LELAND — After signing a petition organized by Town of Leland officials, Both Ed and Kathy Berglind thought the town’s tentative plans to transfer all of its utilities in Brunswick Forest, a $66 million value, to H2GO at no cost were concrete.
“I thought it was set in stone,” Kathy Berglind said outside the propped-open door at the signing session, held at a meeting space provided courtesy of the Brunswick Forest Master Association.
When informed the utility transfer — based on an unsigned interlocal agreement — was in fact not in place, Ed Berglind said in jest, “That’s good to know.”
Limited info, important petition
Like other Brunswick Forest residents, the Berglinds reached this conclusion based on an email letter sent to them from the Brunswick Forest Masters Association containing a message from the Town of Leland this week.
The letter describes the town as “in discussions to transfer” its utilities. It does not explicitly inform residents that the proposed agreement that could end the H2GO lawsuit is not final.
Ratepayers in Brunswick Forest that contribute to the town’s utility fund were not given a choice on the proposed transfer, nor were they asked for their opinion through a public hearing (the move is being packaged with several other provisions to tentatively settle the ongoing lawsuit).
“Leland’s already going to give it away. And if they don’t have 52 or 51% of residents on board, there’s no voting rights,” two-year Brunswick Forest resident Tom Anderson said after signing.
Did the Andersons believe the agreement was final? Both Tom and his wife Marlene said yes. Marlene Anderson explained she reached this conclusion through her Homeowners Association and the town’s letter. She thoroughly agrees she wants voting rights if her utility service is transferred to H2GO. “It’s all about representation.”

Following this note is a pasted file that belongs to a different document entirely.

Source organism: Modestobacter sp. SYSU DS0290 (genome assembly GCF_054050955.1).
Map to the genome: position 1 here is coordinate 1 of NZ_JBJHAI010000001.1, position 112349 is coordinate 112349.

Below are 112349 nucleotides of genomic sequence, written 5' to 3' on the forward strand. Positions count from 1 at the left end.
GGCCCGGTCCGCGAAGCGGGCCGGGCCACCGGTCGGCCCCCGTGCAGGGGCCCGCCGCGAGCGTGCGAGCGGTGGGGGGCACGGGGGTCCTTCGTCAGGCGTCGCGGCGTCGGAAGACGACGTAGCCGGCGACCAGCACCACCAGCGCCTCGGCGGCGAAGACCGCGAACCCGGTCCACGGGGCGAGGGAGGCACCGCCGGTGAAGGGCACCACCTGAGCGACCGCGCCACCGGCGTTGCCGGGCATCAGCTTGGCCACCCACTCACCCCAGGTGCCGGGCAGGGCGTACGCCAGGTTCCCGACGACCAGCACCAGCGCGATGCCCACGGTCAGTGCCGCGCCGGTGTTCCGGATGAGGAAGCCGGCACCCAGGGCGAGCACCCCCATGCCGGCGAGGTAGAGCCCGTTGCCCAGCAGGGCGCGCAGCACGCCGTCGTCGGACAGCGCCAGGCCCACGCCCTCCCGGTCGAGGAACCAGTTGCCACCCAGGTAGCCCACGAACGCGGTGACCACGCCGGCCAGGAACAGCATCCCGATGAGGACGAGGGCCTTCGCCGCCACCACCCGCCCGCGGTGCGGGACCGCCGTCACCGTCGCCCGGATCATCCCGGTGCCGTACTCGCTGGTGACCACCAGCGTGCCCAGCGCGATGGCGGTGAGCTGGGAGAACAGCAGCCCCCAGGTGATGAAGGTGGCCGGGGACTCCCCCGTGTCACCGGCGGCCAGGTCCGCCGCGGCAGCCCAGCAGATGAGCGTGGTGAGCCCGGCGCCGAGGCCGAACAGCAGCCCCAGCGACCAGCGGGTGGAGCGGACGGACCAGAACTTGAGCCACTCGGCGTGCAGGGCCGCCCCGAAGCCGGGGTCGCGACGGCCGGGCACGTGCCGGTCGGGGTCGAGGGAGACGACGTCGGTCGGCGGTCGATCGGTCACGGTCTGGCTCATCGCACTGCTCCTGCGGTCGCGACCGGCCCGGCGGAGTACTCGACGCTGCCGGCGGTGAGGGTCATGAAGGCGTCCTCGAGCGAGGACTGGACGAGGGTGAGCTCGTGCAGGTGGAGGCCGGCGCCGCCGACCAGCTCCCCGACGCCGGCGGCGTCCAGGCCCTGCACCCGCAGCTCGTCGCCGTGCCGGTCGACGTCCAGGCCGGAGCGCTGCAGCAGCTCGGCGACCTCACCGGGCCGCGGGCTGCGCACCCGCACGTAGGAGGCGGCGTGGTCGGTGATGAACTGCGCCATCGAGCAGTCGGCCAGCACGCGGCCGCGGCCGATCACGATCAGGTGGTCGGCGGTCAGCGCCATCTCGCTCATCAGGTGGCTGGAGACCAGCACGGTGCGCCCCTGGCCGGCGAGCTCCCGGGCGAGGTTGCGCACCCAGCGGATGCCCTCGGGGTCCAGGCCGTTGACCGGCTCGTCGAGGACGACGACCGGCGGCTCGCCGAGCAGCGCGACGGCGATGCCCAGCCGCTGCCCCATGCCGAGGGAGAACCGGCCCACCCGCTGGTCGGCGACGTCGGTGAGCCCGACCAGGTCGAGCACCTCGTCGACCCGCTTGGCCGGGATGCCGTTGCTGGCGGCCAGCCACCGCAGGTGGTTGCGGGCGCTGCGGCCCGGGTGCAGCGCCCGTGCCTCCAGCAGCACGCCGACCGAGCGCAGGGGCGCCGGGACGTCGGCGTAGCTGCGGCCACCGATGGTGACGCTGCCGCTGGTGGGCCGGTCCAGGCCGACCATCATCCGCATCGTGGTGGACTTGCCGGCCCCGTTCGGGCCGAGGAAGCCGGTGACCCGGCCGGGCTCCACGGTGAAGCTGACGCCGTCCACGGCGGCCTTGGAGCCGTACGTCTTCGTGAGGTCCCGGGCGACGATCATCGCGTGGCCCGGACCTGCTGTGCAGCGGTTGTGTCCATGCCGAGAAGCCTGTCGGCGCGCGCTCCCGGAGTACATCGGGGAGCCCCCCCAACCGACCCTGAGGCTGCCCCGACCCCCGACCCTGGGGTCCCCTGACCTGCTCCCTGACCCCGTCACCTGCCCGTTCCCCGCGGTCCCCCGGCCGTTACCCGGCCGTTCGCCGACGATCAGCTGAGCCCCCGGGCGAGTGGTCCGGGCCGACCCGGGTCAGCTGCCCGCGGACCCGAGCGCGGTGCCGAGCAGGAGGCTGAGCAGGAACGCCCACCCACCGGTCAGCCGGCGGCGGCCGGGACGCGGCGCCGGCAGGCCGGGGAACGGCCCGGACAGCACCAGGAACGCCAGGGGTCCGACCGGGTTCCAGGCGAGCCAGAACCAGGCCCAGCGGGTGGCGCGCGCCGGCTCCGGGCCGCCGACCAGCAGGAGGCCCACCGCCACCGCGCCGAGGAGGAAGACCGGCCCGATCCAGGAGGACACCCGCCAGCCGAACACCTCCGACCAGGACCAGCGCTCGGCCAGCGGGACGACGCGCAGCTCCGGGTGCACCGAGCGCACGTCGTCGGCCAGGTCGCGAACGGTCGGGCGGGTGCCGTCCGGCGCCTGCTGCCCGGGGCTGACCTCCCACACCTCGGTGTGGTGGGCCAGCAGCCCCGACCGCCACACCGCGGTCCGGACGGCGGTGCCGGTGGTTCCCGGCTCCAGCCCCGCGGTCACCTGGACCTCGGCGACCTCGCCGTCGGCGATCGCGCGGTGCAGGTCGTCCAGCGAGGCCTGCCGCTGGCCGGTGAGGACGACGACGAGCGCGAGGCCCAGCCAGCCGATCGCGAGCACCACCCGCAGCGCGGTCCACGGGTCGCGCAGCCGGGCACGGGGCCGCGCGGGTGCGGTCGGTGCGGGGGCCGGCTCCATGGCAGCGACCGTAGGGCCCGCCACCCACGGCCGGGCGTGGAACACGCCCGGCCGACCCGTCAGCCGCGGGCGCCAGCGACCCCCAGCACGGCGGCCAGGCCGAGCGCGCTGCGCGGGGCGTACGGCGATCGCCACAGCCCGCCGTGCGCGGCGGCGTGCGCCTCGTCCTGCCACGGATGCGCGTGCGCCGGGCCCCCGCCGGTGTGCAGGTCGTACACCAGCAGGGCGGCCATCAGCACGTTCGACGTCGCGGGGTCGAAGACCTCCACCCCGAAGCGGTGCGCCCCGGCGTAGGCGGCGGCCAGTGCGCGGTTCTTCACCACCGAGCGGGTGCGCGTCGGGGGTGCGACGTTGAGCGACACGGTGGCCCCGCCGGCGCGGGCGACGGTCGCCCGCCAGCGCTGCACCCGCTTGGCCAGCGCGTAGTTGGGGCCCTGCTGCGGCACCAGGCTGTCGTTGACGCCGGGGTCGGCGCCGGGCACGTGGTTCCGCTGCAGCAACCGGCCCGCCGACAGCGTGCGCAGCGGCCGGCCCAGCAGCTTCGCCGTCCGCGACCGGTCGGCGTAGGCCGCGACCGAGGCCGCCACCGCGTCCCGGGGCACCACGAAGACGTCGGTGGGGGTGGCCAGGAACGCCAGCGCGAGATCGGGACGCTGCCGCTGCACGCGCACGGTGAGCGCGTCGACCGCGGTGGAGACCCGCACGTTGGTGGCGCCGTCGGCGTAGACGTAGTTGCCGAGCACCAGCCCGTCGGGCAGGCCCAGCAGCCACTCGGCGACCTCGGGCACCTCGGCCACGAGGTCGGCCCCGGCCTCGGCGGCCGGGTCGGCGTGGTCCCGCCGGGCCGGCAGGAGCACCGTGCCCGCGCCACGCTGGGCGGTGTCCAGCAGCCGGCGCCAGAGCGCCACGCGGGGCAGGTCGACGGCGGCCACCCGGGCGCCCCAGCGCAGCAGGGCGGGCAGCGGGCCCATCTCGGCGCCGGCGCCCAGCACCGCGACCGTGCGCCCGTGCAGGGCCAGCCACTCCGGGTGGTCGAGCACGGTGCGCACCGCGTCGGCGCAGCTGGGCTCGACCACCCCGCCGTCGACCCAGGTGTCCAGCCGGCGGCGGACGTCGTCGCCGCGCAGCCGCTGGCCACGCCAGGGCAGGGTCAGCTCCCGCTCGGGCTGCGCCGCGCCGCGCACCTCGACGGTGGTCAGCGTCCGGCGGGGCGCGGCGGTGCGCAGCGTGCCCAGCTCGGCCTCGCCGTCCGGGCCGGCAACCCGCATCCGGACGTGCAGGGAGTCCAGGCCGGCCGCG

Friday, residents filtered in an out of the signing session. Some signed the petition without asking questions, some engaged with either Assistant Manager Niel Brooks or Manager David Hollis, both on hand to help answer questions. No pamphlet or printed set of facts was made available alongside the annexation petition.
Upon entering the meeting space, one resident asked Brooks, “Can you all explain what the heck is going on?” After hearing a breakdown, the resident asked, “But the idea is it’s happening regardless, it’s just a question whether we have a say in future stuff?” Brooks then clarified that nothing was finalized yet.
Several residents stopping by Leland’s petition signing session Friday also voiced confusion about the petition process. A town board member of the infrastructure committee expressed displeasure to Hollis that the item had not been placed on the board’s agenda.
The town did not issue a press release on the topic. No information on the petition can be found on its website or social media channels. In fact, the town did not directly communicate with the petitioners it’s rallying prior to Friday’s signing session.
Provided copies of the letter and map with the town’s logo midday Thursday, the town’s spokesperson did not respond to multiple questions as of Saturday.
When asked what steps the town took to make sure people understood what they were signing, Hollis said: “We provided information to the Master Association and to the HOA presidents. They disseminated that information. How they disseminated it, what they told people, we don’t really know. But we gave them the information that we had — is that the town intends, for all indication that we have right now from Council, to do this. It’s not set in stone. But it most likely is on that path of happening. If it happens, this is something important,” Hollis said.